Sorry, “protest as a pastime” is not a real thing and the homeless population are not martyrs for your cause. They’d like to be housed ASAP and we’re only trying to help them.

Fairly Obvious
Fairly Obvious
1 month ago
Reply to  Doug Jones

If anyone would actually talk to the people in the tents and find out what we they need, we could house them.

This initiative didn’t fund the additional housing to house the people that were now to be systematically harassed. No surprise since this initiative comes from the same people that spent tons of money to kill the head tax that would have funded constructing and buying houses.

Doug Jones
Doug Jones
1 month ago

The judge is technically correct, of course, but a real shame. Just another few years of no progress on this. The city needed a target, and this would have given us that, and through that process, we would have learned how to do it more efficiently and compassionately.

The claims about “unfunded mandate” are crap – when you move into a new apartment or buy a new car, you eventually stop paying for the old one, right? The existing programs we have in place are under-utilized, which would be easily visible if the respective city agencies and nonprofits would provide that data. Those programs would be streamlined and optimized, and the surplus funds would be directed towards the 2k house mandate. As we all saw real progress, more funds would be quickly freed up and goal would be accomplished.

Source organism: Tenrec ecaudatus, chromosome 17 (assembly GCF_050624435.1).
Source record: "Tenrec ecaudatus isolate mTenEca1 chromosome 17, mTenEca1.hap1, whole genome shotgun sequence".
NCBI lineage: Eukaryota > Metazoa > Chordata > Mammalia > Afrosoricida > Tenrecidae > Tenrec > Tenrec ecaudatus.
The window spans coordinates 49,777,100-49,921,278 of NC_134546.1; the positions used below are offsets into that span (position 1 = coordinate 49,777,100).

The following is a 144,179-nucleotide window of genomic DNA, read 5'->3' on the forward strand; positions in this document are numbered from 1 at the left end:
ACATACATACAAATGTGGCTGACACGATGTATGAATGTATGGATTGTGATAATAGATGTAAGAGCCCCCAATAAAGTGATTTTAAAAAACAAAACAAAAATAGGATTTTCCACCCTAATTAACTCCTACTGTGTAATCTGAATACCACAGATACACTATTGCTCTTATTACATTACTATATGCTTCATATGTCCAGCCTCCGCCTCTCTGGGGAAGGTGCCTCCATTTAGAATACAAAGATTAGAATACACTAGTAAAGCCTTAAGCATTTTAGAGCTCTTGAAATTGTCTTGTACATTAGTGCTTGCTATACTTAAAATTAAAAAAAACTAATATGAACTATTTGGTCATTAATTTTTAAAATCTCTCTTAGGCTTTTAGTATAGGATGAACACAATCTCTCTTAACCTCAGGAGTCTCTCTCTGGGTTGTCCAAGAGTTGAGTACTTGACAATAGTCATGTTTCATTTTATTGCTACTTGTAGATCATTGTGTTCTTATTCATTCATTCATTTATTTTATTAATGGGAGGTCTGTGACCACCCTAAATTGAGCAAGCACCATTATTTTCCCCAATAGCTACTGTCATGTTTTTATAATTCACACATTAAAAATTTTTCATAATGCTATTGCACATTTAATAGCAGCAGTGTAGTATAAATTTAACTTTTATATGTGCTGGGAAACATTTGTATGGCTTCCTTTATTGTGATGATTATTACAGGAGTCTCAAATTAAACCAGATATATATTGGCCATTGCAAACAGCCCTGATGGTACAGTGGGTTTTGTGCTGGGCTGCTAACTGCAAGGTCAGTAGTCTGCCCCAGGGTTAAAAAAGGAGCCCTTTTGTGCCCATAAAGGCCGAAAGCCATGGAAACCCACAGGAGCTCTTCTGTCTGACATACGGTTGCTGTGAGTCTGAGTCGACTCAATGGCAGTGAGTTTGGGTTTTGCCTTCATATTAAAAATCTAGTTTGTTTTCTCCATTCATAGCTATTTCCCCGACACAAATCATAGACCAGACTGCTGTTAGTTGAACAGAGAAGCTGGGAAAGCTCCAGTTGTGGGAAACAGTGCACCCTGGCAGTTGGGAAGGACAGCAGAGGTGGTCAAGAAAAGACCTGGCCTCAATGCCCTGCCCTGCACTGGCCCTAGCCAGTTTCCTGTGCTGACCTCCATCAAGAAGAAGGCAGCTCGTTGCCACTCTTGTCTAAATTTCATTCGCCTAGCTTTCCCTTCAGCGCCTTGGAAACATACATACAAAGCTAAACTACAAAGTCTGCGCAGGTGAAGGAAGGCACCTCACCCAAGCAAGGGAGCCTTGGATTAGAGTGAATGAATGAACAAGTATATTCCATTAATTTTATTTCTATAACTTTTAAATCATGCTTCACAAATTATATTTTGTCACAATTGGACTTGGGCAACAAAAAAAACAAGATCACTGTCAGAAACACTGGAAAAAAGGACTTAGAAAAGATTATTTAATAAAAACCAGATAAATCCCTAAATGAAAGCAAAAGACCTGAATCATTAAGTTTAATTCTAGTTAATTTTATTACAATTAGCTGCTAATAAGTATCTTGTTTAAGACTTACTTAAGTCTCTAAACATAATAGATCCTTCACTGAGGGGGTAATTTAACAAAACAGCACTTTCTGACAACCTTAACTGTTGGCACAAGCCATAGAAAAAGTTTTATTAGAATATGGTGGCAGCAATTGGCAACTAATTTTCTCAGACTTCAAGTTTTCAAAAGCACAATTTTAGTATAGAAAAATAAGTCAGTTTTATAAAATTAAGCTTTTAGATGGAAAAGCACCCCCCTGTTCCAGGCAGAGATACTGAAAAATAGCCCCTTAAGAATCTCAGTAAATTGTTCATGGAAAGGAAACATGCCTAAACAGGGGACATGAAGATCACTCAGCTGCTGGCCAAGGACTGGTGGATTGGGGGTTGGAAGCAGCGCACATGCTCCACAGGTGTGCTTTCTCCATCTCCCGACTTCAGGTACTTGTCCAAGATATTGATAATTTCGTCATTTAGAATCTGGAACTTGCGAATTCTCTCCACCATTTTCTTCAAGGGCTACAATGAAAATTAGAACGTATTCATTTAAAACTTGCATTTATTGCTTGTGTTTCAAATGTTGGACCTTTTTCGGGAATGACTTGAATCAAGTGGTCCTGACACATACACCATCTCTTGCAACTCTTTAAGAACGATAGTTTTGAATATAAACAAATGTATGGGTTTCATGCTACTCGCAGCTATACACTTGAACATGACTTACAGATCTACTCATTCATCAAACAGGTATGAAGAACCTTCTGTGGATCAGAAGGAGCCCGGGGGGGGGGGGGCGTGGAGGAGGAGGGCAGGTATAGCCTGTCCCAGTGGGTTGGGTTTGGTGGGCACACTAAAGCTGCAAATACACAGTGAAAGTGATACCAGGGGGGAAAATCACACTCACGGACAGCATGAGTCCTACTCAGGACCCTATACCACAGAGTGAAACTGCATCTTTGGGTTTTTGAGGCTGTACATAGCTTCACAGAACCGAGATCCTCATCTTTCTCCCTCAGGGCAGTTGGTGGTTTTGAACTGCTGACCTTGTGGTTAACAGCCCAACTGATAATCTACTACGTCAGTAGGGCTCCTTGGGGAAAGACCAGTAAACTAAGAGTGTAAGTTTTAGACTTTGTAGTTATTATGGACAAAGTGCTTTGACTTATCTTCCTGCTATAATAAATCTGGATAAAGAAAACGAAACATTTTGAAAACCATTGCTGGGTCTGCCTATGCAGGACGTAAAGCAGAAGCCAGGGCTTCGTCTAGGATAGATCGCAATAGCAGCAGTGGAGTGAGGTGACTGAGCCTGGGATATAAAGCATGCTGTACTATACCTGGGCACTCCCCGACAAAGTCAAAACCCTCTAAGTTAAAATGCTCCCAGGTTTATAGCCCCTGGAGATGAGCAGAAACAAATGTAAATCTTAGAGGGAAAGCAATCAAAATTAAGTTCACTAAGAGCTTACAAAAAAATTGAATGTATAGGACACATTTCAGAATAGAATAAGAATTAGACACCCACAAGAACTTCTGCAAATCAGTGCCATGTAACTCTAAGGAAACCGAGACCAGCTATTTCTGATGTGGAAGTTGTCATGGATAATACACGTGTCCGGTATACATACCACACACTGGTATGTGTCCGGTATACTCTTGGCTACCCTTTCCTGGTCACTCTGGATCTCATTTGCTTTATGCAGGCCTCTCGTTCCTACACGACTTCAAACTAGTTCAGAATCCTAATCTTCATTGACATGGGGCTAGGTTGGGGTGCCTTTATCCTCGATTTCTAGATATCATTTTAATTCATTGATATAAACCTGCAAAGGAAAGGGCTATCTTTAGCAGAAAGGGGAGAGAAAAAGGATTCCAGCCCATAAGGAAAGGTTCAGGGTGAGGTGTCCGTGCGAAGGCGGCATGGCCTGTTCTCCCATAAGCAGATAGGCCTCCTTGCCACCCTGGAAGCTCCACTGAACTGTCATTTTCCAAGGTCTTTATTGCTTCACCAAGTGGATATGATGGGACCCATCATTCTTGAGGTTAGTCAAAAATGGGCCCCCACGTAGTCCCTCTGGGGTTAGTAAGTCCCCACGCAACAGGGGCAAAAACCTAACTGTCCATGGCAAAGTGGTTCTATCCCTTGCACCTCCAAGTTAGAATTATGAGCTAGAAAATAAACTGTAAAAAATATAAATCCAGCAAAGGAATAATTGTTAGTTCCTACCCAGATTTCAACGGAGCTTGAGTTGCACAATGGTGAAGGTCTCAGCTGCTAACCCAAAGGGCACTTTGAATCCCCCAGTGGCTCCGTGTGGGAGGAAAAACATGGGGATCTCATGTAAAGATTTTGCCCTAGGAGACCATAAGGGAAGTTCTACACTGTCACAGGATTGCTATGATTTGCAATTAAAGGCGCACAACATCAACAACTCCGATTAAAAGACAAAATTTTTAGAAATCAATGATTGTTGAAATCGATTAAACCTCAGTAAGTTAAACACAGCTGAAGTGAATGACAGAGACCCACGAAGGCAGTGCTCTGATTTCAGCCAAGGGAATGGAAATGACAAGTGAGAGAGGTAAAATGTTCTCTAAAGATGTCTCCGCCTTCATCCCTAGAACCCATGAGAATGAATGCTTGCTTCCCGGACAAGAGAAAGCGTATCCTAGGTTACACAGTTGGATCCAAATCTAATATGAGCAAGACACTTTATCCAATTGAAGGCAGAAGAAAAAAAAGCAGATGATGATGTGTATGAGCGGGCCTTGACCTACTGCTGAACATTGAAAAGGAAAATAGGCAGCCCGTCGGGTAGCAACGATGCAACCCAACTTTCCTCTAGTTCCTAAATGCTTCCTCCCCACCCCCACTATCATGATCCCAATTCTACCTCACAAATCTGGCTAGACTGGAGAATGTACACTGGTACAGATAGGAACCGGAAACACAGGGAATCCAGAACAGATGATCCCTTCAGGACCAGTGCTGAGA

What’s even more frustrating is that the logic I outlined above is used by the naysayers in their day jobs every day. Budget, scope, milestones, re-evaluation and tweak. It’s almost like people are defying logic just for spite.

Fairly Obvious
Fairly Obvious
1 month ago
Reply to  Doug Jones

Just another few years of no progress on this.

The City and County are buying up and building new housing and have been for a few years. The problem is we have a large homeless population and it’s going to take a lot of housing. The City doesn’t need a mandate, it needs funding.

The claims about “unfunded mandate” are crap – when you move into a new apartment or buy a new car, you eventually stop paying for the old one, right? The existing programs we have in place are under-utilized, which would be easily visible if the respective city agencies and nonprofits would provide that data. Those programs would be streamlined and optimized, and the surplus funds would be directed towards the 2k house mandate. As we all saw real progress, more funds would be quickly freed up and goal would be accomplished.